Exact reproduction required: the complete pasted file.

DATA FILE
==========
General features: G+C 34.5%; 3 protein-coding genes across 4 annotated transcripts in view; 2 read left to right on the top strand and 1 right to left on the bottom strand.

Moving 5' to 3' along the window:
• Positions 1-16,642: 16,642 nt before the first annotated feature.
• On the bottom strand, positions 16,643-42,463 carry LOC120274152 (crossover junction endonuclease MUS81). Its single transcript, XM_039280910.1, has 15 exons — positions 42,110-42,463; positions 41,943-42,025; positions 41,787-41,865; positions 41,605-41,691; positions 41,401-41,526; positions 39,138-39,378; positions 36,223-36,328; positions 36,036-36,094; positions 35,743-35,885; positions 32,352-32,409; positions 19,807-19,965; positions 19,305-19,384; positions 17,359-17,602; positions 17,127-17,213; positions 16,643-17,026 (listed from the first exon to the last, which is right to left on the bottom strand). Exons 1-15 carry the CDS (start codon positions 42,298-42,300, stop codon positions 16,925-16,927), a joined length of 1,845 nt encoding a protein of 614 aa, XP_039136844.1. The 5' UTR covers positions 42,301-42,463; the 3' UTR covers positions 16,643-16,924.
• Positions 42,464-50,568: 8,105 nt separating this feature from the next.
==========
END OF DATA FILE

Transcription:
General features: G+C 34.5%; 3 protein-coding genes across 4 annotated transcripts in view; 2 read left to right on the top strand and 1 right to left on the bottom strand.

Moving 5' to 3' along the window:
• Positions 1-16,642: 16,642 nt before the first annotated feature.
• On the bottom strand, positions 16,643-42,463 carry LOC120274152 (crossover junction endonuclease MUS81). Its single transcript, XM_039280910.1, has 15 exons — positions 42,110-42,463; positions 41,943-42,025; positions 41,787-41,865; positions 41,605-41,691; positions 41,401-41,526; positions 39,138-39,378; positions 36,223-36,328; positions 36,036-36,094; positions 35,743-35,885; positions 32,352-32,409; positions 19,807-19,965; positions 19,305-19,384; positions 17,359-17,602; positions 17,127-17,213; positions 16,643-17,026 (listed from the first exon to the last, which is right to left on the bottom strand). Exons 1-15 carry the CDS (start codon positions 42,298-42,300, stop codon positions 16,925-16,927), a joined length of 1,845 nt encoding a protein of 614 aa, XP_039136844.1. The 5' UTR covers positions 42,301-42,463; the 3' UTR covers positions 16,643-16,924.
• Positions 42,464-50,568: 8,105 nt separating this feature from the next.